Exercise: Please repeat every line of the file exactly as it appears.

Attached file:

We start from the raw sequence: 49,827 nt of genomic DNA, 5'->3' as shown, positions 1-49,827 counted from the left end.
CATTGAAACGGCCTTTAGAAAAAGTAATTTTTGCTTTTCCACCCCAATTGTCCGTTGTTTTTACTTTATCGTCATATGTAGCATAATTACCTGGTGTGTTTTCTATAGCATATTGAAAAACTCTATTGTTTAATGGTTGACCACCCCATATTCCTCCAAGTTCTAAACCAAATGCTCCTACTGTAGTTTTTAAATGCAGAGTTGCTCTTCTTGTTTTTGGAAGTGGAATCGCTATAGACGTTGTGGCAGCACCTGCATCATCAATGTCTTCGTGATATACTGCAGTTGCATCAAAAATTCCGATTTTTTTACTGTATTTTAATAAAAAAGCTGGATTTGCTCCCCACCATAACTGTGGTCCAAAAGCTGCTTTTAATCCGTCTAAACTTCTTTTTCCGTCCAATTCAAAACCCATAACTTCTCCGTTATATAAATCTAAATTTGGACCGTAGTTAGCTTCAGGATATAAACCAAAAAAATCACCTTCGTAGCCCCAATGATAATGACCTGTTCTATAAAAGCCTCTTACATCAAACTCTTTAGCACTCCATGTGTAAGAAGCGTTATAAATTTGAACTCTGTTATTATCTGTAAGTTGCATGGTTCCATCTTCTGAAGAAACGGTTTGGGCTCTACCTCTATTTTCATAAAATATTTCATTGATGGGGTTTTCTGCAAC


We start from the raw sequence: 49,827 nt of genomic DNA, 5'->3' as shown, positions 1-49,827 counted from the left end.
CATTGAAACGGCCTTTAGAAAAAGTAATTTTTGCTTTTCCACCCCAATTGTCCGTTGTTTTTACTTTATCGTCATATGTAGCATAATTACCTGGTGTGTTTTCTATAGCATATTGAAAAACTCTATTGTTTAATGGTTGACCACCCCATATTCCTCCAAGTTCTAAACCAAATGCTCCTACTGTAGTTTTTAAATGCAGAGTTGCTCTTCTTGTTTTTGGAAGTGGAATCGCTATAGACGTTGTGGCAGCACCTGCATCATCAATGTCTTCGTGATATACTGCAGTTGCATCAAAAATTCCGATTTTTTTACTGTATTTTAATAAAAAAGCTGGATTTGCTCCCCACCATAACTGTGGTCCAAAAGCTGCTTTTAATCCGTCTAAACTTCTTTTTCCGTCCAATTCAAAACCCATAACTTCTCCGTTATATAAATCTAAATTTGGACCGTAGTTAGCTTCAGGATATAAACCAAAAAAATCACCTTCGTAGCCCCAATGATAATGACCTGTTCTATAAAAGCCTCTTACATCAAACTCTTTAGCACTCCATGTGTAAGAAGCGTTATAAATTTGAACTCTGTTATTATCTGTAAGTTGCATGGTTCCATCTTCTGAAGAAACGGTTTGGGCTCTACCTCTATTTTCATAAAATATTTCATTGATGGGGTTTTCTGCAAC